Last week Sweett Group PLC became the first company to be sentenced for the crime of failing to prevent bribery by an associated person (s7 Bribery Act 2010). One of its overseas subsidiaries paid bribes to secure a contract concerning an hotel in Abu Dhabi: Sweett Group is an AIM-listed construction consultant.

An English court imposed a fine of £1.4 million and a confiscation order of £851,000, plus costs. A number of lessons can be learned:



·     The Bribery Act has not gone away: the noise made by law firms when it came in has abated, but the Serious Fraud Office will prosecute British companies for failing to stop corruption overseas

·     Co-operating with the authorities will not always avoid prosecution – Sweett Group reported itself after it got media attention, but the SFO did not even offer a “plea bargain” deferred prosecution agreement

·     Penalties can be swingeing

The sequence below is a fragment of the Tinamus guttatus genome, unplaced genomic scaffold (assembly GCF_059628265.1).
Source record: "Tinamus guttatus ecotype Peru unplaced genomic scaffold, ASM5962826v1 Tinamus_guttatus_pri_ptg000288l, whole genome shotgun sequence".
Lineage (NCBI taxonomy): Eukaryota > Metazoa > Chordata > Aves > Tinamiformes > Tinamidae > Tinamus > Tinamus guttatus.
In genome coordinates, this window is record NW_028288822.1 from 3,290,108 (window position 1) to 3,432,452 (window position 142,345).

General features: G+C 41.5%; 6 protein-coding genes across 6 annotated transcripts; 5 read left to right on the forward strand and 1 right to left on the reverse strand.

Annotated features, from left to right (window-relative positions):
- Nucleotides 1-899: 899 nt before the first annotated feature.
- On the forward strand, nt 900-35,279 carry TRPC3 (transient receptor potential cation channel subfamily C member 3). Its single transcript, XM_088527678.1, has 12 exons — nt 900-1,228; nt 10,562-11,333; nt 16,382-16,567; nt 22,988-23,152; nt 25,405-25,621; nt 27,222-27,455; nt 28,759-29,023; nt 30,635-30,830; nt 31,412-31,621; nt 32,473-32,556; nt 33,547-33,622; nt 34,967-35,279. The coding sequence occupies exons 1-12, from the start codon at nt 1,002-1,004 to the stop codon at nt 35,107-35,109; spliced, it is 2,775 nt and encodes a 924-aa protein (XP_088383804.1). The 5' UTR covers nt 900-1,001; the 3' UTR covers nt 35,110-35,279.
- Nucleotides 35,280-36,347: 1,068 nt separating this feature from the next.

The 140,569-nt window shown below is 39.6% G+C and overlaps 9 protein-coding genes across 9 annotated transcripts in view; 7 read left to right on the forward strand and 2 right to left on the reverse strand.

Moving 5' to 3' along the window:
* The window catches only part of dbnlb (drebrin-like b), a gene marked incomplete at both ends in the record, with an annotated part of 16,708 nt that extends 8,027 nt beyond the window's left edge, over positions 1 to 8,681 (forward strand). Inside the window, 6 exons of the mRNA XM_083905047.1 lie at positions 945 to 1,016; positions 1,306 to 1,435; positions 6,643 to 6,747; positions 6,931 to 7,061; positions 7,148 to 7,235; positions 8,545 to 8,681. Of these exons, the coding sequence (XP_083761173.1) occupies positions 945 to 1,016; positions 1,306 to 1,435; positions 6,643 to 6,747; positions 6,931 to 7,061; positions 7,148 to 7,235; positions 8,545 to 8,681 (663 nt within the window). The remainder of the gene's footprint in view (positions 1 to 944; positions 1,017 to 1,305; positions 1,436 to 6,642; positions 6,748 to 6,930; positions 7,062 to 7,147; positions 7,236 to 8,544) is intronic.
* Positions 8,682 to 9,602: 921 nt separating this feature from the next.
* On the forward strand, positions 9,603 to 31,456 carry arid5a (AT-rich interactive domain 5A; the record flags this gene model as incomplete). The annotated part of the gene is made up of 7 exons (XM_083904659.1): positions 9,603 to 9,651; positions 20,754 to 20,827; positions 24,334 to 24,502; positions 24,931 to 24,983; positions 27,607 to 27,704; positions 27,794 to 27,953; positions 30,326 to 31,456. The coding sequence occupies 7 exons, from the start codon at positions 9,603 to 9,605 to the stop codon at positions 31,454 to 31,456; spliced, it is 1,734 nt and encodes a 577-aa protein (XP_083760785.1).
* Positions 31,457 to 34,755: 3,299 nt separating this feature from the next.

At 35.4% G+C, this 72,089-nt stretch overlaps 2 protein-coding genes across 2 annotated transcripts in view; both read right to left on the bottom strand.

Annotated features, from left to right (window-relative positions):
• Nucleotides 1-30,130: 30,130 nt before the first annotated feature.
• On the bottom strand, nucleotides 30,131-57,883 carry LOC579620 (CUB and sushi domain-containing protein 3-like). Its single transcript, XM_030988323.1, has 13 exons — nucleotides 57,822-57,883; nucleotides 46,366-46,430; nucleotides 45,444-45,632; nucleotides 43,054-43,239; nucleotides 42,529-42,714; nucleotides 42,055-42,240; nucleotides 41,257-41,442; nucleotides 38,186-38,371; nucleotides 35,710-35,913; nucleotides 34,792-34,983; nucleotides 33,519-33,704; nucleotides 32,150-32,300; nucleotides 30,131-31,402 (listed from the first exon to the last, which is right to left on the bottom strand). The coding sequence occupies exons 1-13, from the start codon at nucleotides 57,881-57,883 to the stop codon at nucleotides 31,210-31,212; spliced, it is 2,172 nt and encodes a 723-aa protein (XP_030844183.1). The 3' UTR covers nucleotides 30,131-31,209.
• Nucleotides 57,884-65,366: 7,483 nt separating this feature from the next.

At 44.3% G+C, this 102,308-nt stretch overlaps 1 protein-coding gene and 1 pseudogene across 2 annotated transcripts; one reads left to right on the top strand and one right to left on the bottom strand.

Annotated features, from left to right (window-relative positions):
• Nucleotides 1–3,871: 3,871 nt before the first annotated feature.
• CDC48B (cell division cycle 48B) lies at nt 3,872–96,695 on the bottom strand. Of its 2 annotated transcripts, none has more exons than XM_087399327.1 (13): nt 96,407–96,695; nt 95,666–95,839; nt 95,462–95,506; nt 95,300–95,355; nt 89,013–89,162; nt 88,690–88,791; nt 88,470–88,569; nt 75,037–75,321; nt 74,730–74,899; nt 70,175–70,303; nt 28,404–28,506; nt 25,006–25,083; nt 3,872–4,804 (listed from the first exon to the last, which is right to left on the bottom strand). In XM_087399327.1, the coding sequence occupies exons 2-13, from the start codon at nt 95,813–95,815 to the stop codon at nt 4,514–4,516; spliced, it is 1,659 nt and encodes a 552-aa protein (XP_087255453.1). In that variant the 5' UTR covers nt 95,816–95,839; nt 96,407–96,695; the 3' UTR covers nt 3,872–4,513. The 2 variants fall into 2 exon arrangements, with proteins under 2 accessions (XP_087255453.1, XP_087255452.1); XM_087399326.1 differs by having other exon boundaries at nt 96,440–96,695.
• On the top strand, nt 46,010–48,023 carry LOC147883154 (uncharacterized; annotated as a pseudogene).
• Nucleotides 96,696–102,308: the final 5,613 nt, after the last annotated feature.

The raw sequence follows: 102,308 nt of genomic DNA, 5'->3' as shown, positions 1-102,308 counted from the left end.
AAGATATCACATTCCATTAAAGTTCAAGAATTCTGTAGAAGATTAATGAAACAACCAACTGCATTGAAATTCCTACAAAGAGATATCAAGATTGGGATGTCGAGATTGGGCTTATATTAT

·     Professional practices are not immune

·     UK companies must take precautions: demonstrable adequate procedures to avoid bribery, and an anti-bribery culture must exist before the problem arises.



16 February 2016

Using directors' powers for their proper purposes


Doing the right thing for all the wrong reasons


One of the more subtle aspects of a director's duties is the obligation to use his powers  only for the purpose for which they were granted. this duty was often known only to company law experts until it was codified in s171(b) Companies Act 2006.